Stacking centred at − 144.3 km s-1 of each 13CO(2–1) velocity component with v> −300 km s-1. The 13CO component is displayed in red (at − 144 km s-1). There is a component (displayed in green at − 1285 km s-1) in C18O which appears at the same velocity. The lines adjustment are displayed in blue. The velocity ranges corresponding to the two lines are displayed as rectangles. Standard weights (Tintδv/Tsys2) for each observation have been used for the averaging.

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Table 4

Line measurements for the stacking detection shown in Fig. 7, based on the red (v> −300 km s-1) velocities of both regions (excluding the M31-I (3) detection and M31-2c-a(1) tentative 13CO(2–1) detection).

While 12CO and 13CO are detected on both regions, C18O, HCN(1–0) and HCO+(1–0) are only detected on the north-west side. If the dust-to-gas mass ratio is similar on both sides, according to Viaene et al. (2014) we expect a gas mass a factor of 3 larger on this side (see Table 2). Similarly, when one averages the observed column densities of molecular hydrogen provided in Table A.1 along the two lines of sight, the north-west positions have a column density a factor of 2 higher than the south-east positions. Also, the radiation field (U) is larger on the south-east side than in the north-west side: this may be related to larger CO column densities and to the fact that dense gas (C18O, HCN, HCO+) is not directly detected in the south-east positions.

The C18O detection corresponds to the component at the systemic velocity, while the HCN and HCO+ detections are in the blueshifted components. However, as shown in Fig. 7, stacking of the v> −300 km s-113CO detections (excluding the M31-I(3) detection) also reveals a redshifted component in C18O with an amplitude comparable with 13CO. The characteristics of this stacking detection is presented in Table 4. We thus have at least two different C18O components in two different velocity ranges.

Figure A.2 denotes the stacking of v< −300 km s-1 and v> −300 km s-1 of HCN(1–0) and HCO+(1–0) spectra. The detected signals are summarised in Table 4. The south-east spectra have been shifted to the 12CO velocities and averaged with standard weights (Tintδv/Tsys2). For HCN, there is 3.7σ detection in the blue stacking while there is a possible 2.6σ detection in the red stacking. In contrast to the direct observations, the stacked HCN signal is stronger than the HCO+ signal, with a HCO+/HCN line ratio of 0.87 ± 0.49 in the red stacking and <0.68 in the blue stacking.

Table 5

Observed line ratios.

thumbnail Fig. 8

Comparison of our 13CO/C18O(2–1) line ratio measurements (M31-I(3) and stacking) corresponding to different clouds (i.e. with different velocities) with previous measurements in nearby galaxies from Tan et al. (2011). The hatched histogram displayed the original 13CO/ C18O(1–0) line ratio.

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The difficulty of the interpretation of these dense gas detections is due to a complicated configuration. We integrate the signal over a relatively large beam (42–106 pc in projection), and the velocity dispersions are significantly larger than those (~2 km s-1) detected in M31’s main disc (Schruba et al., in prep.) with Δv> 30 km s-1 for most of our detections. This is because of the strong velocity gradient present in this region and to the superposition of several clouds. This also points towards inner elongated orbits observed with a large radial velocity range (in contrast to the outer orbits observed in the main disc where small velocity dispersions (~2 km s-1) are expected and observed). M31-I(1) has a smaller velocity dispersion, which is still four times larger than disc clouds. The other components of M31-I are very large and could correspond to an underlying (possibly continuous) component with a 150 km s-1 width with non-circular orbits. This could be a relic of a spiral arm or dissolved bar.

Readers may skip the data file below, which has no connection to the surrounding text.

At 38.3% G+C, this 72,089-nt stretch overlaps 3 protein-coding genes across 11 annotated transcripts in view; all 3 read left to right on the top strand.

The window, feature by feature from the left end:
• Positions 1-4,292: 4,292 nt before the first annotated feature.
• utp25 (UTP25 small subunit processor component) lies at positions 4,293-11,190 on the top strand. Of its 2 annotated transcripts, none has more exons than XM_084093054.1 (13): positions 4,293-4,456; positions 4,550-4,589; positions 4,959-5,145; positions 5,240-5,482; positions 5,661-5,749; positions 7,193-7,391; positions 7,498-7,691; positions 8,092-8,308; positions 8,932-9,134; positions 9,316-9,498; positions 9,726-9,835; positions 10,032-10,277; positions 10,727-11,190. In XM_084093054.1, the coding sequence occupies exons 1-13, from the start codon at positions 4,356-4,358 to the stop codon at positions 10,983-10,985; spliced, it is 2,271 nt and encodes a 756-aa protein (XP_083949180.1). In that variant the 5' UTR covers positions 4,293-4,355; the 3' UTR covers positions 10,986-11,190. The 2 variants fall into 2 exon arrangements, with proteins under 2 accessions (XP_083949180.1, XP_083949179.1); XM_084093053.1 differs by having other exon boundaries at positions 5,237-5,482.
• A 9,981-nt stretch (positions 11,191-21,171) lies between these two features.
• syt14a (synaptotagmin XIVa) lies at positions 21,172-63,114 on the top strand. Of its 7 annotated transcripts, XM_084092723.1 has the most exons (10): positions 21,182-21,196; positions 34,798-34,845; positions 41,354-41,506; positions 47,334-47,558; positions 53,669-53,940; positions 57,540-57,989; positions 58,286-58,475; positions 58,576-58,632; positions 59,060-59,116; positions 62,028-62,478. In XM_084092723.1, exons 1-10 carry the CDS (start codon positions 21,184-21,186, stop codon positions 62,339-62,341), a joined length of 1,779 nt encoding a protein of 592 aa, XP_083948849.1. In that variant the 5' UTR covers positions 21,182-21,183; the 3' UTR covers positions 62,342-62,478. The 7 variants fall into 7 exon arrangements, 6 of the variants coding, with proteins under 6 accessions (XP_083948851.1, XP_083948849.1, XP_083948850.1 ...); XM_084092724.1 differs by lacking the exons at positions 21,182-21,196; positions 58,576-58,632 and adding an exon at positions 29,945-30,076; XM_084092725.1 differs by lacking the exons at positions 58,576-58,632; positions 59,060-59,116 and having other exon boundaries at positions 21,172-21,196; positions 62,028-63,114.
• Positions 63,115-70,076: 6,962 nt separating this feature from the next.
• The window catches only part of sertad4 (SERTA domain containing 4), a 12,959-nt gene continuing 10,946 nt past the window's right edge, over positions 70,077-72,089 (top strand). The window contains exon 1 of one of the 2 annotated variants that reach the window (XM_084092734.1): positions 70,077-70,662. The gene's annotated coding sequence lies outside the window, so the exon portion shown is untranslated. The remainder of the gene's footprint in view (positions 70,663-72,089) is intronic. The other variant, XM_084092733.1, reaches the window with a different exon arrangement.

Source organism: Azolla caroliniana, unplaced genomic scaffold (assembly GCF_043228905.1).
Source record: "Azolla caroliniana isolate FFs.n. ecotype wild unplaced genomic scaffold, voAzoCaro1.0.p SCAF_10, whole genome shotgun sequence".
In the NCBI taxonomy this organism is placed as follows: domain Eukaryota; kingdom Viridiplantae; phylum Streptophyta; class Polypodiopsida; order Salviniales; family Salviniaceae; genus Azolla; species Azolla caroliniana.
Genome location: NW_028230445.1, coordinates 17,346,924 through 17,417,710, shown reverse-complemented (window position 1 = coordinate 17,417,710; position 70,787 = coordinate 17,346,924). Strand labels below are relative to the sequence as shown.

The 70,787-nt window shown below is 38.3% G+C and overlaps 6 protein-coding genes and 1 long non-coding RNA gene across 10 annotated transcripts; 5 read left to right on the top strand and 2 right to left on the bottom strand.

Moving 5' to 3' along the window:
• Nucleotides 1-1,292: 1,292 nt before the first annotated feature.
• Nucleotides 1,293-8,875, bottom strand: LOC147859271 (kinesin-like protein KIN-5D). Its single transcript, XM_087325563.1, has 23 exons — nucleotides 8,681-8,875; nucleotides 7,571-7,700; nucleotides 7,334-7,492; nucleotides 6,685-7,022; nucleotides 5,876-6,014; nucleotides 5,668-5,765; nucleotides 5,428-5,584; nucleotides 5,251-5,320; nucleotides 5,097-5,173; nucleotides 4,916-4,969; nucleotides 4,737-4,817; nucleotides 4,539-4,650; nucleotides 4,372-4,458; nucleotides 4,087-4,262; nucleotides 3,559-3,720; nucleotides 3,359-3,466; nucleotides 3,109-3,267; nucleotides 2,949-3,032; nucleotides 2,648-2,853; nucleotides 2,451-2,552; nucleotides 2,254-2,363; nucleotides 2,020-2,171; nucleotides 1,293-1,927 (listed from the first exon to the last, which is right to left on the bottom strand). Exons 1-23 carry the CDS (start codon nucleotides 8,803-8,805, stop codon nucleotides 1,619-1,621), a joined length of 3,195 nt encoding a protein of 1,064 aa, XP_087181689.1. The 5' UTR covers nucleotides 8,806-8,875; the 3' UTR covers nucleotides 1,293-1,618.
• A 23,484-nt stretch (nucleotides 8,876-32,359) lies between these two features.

thumbnail Fig. 9

Comparison of our 12CO/13CO line ratio with previous measurements in nearby galaxies. The hatched histogram displayed the 12CO/13CO line ratios with available morphological types. The Li et al. (2011), Matsushita et al. (2010) and Tan et al. (2011) samples measured the (1–0) transition and have been corrected by a factor 1.33 as discussed in the text. The Krips et al. (2010) sample and our measurements were directly measured the (2–1) transition. The black full line histogram gathers all the four samples corrected to (2–1). The black thick line histogram in the bottom corresponds to the measurements performed in this paper. The average 12CO/13CO detected in this paper tends to be a bit larger than the main distribution from other areas and other galaxies (but well below the standard isotopic ratio of 53Wilson & Rood 1994). The largest value above 50 might corresponds to an optically thin cloud, but it is affected by a large error bar (30%, see Table A.1).

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thumbnail Fig. 10

Comparison with other catalogues (1). HCN/HCO+(1–0) line ratio versus 13CO/12CO(2–1) line ratio. The two north-west detections presented in this paper (M31I and M31I-B) together with the red south-east stacking measurement are superimposed on previous measurements, namely: a compilation of various types of galaxies from Krips et al. (2010), early-type galaxies from Crocker et al. (2012) and M33’s giant molecular clouds from Buchbender et al. (2013). The hatched area corresponds to the mean HCN/HCO+(1–0) line ratio obtained by Brouillet et al. (2005) in M31’s disc. Surprisingly, our detections, compatible with the M31 disc measurements of Brouillet et al. (2005), lie in “the peculiar/merger region”.